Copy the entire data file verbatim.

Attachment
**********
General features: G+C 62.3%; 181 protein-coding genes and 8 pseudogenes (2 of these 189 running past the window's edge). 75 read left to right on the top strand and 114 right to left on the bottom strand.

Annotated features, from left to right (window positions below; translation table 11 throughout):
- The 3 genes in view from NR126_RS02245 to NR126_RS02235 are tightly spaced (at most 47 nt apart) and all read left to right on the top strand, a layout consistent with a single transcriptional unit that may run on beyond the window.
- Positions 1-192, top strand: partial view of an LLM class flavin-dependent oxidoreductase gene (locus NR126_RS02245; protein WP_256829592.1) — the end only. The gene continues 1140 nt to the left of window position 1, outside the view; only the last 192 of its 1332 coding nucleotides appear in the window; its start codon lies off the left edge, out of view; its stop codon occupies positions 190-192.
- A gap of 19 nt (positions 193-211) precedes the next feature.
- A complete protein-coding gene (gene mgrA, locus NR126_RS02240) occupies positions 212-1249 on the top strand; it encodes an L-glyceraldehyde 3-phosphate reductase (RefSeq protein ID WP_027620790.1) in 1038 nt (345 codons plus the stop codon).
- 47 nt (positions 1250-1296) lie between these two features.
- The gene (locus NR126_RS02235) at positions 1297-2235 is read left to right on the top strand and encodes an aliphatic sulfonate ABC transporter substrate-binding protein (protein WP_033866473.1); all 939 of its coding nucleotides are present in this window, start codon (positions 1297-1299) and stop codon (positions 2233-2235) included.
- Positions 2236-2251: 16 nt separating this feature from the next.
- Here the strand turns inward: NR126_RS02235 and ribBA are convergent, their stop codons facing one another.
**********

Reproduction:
General features: G+C 62.3%; 181 protein-coding genes and 8 pseudogenes (2 of these 189 running past the window's edge). 75 read left to right on the top strand and 114 right to left on the bottom strand.

Annotated features, from left to right (window positions below; translation table 11 throughout):
- The 3 genes in view from NR126_RS02245 to NR126_RS02235 are tightly spaced (at most 47 nt apart) and all read left to right on the top strand, a layout consistent with a single transcriptional unit that may run on beyond the window.
- Positions 1-192, top strand: partial view of an LLM class flavin-dependent oxidoreductase gene (locus NR126_RS02245; protein WP_256829592.1) — the end only. The gene continues 1140 nt to the left of window position 1, outside the view; only the last 192 of its 1332 coding nucleotides appear in the window; its start codon lies off the left edge, out of view; its stop codon occupies positions 190-192.
- A gap of 19 nt (positions 193-211) precedes the next feature.
- A complete protein-coding gene (gene mgrA, locus NR126_RS02240) occupies positions 212-1249 on the top strand; it encodes an L-glyceraldehyde 3-phosphate reductase (RefSeq protein ID WP_027620790.1) in 1038 nt (345 codons plus the stop codon).
- 47 nt (positions 1250-1296) lie between these two features.
- The gene (locus NR126_RS02235) at positions 1297-2235 is read left to right on the top strand and encodes an aliphatic sulfonate ABC transporter substrate-binding protein (protein WP_033866473.1); all 939 of its coding nucleotides are present in this window, start codon (positions 1297-1299) and stop codon (positions 2233-2235) included.
- Positions 2236-2251: 16 nt separating this feature from the next.
- Here the strand turns inward: NR126_RS02235 and ribBA are convergent, their stop codons facing one another.